190 results

  • Contributor is exactly "Piper, Robert"

Addams discusses the formation and goals of Hull-House in a speech to the B'rith Kodesh Temple.

Addams addresses the Ethical Culture Society about those who oppose war, specifically those who believe that war is unnatural.
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Stenographic transcription of Addams' speech to the National Arbitration and Peace Congress in New York City. Addams discusses a rejection of warfare and military might as the only way of displaying patriotism, suggesting instead that we seek examples in industrial progress.
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Addams recalls stories from her childhood meetings with Civil War Colonel John A. Davis, as part of a dedication of a guest chamber at the Abraham Lincoln Center settlement in his honor. The speech was published in a pamphlet on the event.
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In Addams' speech before the National Conference of Charities and Correction, she forcefully argues for child labor reform as well as increased education. The speech, given on May 10 in Richmond, VA, was published in the proceedings.
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Addams discusses the work of the League for the Protection of Children, formed to advocate for the well being of children in Chicago. The comments were made during the National Education Association meeting.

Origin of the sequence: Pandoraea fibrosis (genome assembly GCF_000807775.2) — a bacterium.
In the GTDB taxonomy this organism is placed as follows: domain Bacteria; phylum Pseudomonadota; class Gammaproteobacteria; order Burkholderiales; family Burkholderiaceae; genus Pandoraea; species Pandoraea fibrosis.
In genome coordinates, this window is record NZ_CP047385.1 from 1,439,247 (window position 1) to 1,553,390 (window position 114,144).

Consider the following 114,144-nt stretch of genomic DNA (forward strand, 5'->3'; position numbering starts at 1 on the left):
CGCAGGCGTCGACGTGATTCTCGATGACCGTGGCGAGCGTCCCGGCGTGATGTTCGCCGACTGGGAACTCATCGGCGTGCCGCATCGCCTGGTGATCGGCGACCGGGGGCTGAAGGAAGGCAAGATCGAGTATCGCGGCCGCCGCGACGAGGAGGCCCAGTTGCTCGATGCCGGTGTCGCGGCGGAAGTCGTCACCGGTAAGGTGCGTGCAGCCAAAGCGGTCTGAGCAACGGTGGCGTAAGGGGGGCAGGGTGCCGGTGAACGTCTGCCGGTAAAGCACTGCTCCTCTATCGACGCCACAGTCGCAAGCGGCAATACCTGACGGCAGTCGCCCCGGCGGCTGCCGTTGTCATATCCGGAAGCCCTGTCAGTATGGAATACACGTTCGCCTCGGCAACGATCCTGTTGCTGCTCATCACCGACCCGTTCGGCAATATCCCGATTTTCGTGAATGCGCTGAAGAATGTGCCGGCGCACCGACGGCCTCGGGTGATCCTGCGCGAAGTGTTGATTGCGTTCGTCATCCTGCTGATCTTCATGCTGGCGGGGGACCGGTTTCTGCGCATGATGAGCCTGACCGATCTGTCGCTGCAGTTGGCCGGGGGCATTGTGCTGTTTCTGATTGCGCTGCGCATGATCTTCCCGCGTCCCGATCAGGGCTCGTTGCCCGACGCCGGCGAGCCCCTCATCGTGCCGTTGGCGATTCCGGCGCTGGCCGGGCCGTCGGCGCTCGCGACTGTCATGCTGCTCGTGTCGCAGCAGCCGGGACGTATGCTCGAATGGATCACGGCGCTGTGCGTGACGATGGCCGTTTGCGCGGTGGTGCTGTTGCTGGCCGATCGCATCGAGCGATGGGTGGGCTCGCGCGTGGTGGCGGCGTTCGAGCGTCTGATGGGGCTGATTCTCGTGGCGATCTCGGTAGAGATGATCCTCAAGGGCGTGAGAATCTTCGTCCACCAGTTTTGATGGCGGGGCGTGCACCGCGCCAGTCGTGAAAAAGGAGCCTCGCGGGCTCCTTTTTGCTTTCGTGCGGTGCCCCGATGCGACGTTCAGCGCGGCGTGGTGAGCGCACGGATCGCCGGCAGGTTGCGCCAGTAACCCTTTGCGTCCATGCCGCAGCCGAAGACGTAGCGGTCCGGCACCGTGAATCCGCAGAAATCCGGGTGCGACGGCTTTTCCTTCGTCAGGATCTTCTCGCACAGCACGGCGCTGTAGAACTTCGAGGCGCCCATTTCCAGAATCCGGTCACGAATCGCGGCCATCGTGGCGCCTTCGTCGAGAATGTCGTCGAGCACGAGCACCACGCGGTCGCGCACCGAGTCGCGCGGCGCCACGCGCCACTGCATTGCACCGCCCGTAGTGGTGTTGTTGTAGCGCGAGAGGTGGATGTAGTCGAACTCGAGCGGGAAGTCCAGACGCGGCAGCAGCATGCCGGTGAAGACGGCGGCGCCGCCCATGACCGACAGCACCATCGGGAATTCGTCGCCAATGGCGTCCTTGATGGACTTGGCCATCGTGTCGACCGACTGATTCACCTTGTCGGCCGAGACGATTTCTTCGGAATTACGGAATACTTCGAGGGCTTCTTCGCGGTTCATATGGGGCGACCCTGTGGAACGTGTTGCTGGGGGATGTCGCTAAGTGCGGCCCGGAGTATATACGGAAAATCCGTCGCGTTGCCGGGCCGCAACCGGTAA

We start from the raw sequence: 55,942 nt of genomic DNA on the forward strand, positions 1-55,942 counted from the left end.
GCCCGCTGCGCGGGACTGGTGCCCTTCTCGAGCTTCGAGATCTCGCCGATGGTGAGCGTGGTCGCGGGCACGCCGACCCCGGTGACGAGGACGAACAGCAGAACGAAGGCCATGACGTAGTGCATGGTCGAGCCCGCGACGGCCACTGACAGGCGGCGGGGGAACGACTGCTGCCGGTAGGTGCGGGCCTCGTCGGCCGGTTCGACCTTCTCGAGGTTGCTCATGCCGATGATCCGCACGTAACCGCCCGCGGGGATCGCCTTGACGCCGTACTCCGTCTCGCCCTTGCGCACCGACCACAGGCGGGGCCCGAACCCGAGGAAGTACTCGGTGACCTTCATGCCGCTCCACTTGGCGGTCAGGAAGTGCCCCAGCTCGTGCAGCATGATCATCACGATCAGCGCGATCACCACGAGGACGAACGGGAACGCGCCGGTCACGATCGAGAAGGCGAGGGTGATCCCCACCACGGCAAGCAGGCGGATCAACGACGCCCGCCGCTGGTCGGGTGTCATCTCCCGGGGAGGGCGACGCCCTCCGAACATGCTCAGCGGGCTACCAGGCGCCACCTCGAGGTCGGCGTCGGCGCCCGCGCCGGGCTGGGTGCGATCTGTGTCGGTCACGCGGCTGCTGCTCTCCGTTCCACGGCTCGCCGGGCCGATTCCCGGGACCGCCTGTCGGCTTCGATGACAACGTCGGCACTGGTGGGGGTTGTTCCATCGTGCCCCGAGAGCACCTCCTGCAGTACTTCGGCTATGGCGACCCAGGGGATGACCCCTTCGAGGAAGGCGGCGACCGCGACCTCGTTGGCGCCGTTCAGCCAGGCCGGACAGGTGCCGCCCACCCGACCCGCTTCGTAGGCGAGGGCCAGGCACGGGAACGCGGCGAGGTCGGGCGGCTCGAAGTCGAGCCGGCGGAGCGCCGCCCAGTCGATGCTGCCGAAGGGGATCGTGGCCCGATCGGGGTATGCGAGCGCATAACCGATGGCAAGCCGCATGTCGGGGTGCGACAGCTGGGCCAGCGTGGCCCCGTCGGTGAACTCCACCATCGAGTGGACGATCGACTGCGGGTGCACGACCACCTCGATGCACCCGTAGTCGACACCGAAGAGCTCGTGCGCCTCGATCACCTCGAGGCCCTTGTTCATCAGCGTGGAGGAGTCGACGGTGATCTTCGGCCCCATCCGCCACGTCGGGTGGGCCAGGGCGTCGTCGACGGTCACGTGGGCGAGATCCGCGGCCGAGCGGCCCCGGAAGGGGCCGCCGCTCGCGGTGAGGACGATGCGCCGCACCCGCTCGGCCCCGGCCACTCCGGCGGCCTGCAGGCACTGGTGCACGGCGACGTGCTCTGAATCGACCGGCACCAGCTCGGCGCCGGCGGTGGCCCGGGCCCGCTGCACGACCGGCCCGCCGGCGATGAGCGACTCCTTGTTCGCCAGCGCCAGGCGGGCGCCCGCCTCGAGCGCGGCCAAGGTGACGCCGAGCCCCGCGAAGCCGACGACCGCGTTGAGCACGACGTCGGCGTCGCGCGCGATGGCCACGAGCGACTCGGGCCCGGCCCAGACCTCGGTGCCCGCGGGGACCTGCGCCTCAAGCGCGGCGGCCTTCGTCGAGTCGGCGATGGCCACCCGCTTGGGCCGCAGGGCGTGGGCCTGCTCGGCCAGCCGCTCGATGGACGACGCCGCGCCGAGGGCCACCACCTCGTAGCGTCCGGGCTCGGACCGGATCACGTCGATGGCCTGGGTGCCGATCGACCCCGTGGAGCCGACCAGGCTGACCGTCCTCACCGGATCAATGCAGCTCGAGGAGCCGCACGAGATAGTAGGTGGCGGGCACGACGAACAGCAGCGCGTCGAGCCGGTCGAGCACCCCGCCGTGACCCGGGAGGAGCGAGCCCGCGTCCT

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Speaking to the National Education Association meeting, Addams discusses her thoughts on educating mentally, morally or physically "deficient" children.
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Addams argues for the value of recreation and urban spaces for play in the life of a society.

Lansey praises Addams for her article in McClure's Magazine.

Addams sends her regrets to Andrews that she cannot become a contributing member to the American Association for Labor Legislation.

Likely enclosing a letter (not found) from a young man, Addams asks Breckinridge if she can assist him.

Addams expresses her eagerness to help Speranza with the Committee on Crime and Immigration.

Addams writes Haldeman with news about ailing family members, her writing, and her upcoming travels.

Chute praises Addams' article in McClure's and offers her own opinions about prostitution and the solution to it.

Addams asks Breckinridge if she knows of a suitable candidate for a vacant position.

Addams writes James about a replacement for Belle La Follette on the board of the National American Woman Suffrage Association.

Taylor asks Addams to be present at an upcoming meeting of the Board of Trustees of the Chicago Commons Association.

Addams writes La Follette about an amendment that passed the Executive Board of the National American Woman Suffrage Association.

Addams writes Haldeman with news about the health of her grandnieces, her own health, her upcoming trip, and a fire at Hull-House on February 4.

Taylor laments the absence of several members at the recent meeting of the Chicago Commons' Board of Trustees and proposes an idea to have just two meetings each year.

Taylor urges Addams to write to Arthur Kellogg about writing for The Survey and discusses her upcoming articles for the publication.

Rockefeller praises Addams for her article in McClure's Magazine and asks her for data she used related to two questions he has about her conclusions.